Meditation

How to Meditate: Self Identification Meditation

This is a guided meditation taken from the therapeutic practice of Psychosynthesis which was started by psychoanalyst Roberto Assagioli. It is a process of gradually stripping away the layers of false self-identification to reveal the true nature of the Self underneath.

Be Here

Normally you tend to identify with everything except your true self: your body, emotions, thoughts, beliefs, your job, possessions, your various roles in life, etc. But as Roberto Assagioli points out:

“We are dominated by everything with which our self is identified. We can dominate and control everything from which we dis-identify ourselves.”

This meditation encourages you to dis-identify from all the things that are not really you and to identify with your true self, which is Awareness. It helps you to discriminate clearly between the contents of your consciousness and the consciousness or awareness itself.

The practise systematically highlights all the areas where you are falsely identified, before stripping them back. It starts with the body and sensations, then works through the feelings and emotions, and then tackles mental activity. In reality, these different parts of our being intersect and interact, and influence each other, and we can become totally caught up with the constant flux, losing touch with our true self in the process.

Benefits:

  • Helps to calm the emotions
  • Promotes greater flexibility of mind and identity
  • Encourages direct experience of the true self
  • Enhances the synthesis of the personality prior to transcendence

This meditation involves quite a bit of text which you can either memorise or record so you can listen to it as you meditate. Alternatively, you can improvise around the basic points. Once you get the hang of it, you’ll no longer need the prompt of the text and you’ll be able to get to the heart of the practise much quicker.

The technique detailed below includes the full text as well as a more basic version.
The meditation can be done just using the basic text if you like, but it’s a good idea to try the full version a few times so you can really feel the benefit of the practice. You can download the pdf of the full text here: Self Identification Meditation Full Text

Self Identification Meditation

  1. Sit in meditation on a cushion or a hard-backed chair. Spend a few minutes watching your breath and relaxing the mind.
  2. Either read or listen to a recording of the meditation text. Be sure to visualise as clearly as you can and really feel what the text is pointing you towards realising. Once you’ve performed the meditation a few times you’ll be able to do it without needing to read the text.
  3. As you come to the end of the text, take a few moments to allow the realisation of the true self to spread through your being. Breathe and stand.
The full text:

Assert the following:

I have a body and sensations but I am not my body and sensations. My body may find itself in different conditions of health or sickness; it may be rested or tired, but that has nothing to do with my self, my real ‘I’. My body is my precious instrument of experience and of action in the outer world, but it is only an instrument. I treat it well; I seek to keep it in good health, but it is not myself. I have a body but I am not my body.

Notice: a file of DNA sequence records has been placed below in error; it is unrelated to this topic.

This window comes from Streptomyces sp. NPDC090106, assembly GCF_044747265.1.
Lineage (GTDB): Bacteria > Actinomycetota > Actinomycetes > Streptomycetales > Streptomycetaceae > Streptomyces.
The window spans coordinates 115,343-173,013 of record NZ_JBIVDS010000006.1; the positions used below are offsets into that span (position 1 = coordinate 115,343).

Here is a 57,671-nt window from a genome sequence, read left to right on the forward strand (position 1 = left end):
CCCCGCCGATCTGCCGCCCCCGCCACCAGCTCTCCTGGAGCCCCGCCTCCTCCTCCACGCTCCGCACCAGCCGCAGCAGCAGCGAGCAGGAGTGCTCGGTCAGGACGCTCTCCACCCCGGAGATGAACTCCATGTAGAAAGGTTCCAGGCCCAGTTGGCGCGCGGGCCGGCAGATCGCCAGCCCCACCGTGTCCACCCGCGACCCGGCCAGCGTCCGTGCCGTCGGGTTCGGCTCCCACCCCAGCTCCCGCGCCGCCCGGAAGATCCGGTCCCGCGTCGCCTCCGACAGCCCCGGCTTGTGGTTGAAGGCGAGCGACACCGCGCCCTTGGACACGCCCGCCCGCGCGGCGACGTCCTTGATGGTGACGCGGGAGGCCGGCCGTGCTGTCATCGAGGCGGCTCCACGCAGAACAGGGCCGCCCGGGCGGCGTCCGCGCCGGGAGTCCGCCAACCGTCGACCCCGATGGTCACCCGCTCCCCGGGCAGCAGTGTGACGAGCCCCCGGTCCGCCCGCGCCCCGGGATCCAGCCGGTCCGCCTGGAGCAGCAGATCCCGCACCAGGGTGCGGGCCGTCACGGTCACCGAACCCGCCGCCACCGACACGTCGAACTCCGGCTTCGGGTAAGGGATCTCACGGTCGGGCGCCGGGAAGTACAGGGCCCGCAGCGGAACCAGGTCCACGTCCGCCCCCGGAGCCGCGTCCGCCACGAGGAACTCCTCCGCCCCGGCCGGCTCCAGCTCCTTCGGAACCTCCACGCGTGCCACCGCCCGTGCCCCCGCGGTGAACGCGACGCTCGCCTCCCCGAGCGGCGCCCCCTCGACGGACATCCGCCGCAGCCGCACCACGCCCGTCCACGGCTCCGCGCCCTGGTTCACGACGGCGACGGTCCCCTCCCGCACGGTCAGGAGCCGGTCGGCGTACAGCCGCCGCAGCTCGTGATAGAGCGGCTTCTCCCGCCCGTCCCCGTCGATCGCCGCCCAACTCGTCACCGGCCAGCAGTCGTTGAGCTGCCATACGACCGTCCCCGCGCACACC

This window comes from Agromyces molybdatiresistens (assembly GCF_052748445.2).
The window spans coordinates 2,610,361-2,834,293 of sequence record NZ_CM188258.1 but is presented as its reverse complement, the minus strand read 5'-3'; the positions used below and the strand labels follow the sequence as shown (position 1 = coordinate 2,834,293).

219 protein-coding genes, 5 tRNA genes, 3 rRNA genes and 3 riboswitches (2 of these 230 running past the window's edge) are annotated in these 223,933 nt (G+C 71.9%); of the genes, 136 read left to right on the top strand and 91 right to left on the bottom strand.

I have feelings and emotions but I am not my feelings and emotions. These emotions are countless, contradictory, changing, and yet I know that I always remain I, my-self, in times of hope or despair, in joy or in pain, in a state of irritation or of calm. Since I can observe, understand and judge my emotions, and then increasingly dominate, direct and utilise them, it is evident that they are not myself. I have emotions, but I am not my emotions.

I have desires, but I am not my desires, aroused by drives, physical and emotional, and by outer influences. Desires too are changeable and contradictory, with alternations of attraction and repulsion. I have desires, but I am not my desires.

I have a mind and thoughts, but I am not my mind and thoughts. My intellect is more or less developed and active; it is undisciplined but teachable; it is an organ of knowledge in regard to the outer world as well as the inner; but it is not myself. I have a mind and thoughts, but I am not my mind and thoughts.

What am I then? What remains? It is the essence of myself – a centre of pure self-consciousness and self-realisation. I recognise and affirm myself as a centre of pure self-consciousness and of will, capable of observing, mastering, directing and using all the psychological processes and the physical body. I am a centre of pure Awareness and of Power.

The basic text:

Use this when you’re ready to get to the heart of the practice without the preamble. Remember to take your time with each assertion and close your eyes if you wish. You may want to repeat each line several times, as you see fit.

Assert the following:

I have a body and sensations, but I am not my body and sensations.

I have feelings and emotions, but I am not my feelings and emotions.

I have a mind and thoughts, but I am not my mind and thoughts.

I am I, a centre of Pure Awareness and Power.

The text here and in the pdf are taken from ‘Psychosynthesis’ by Roberto Assagioli. For more information on Psychosynthesis visit http://www.psychosynthesis.org

For more books about Psychosynthesis visit the Psychology Bookshelf

>Discover more meditation practices here

 

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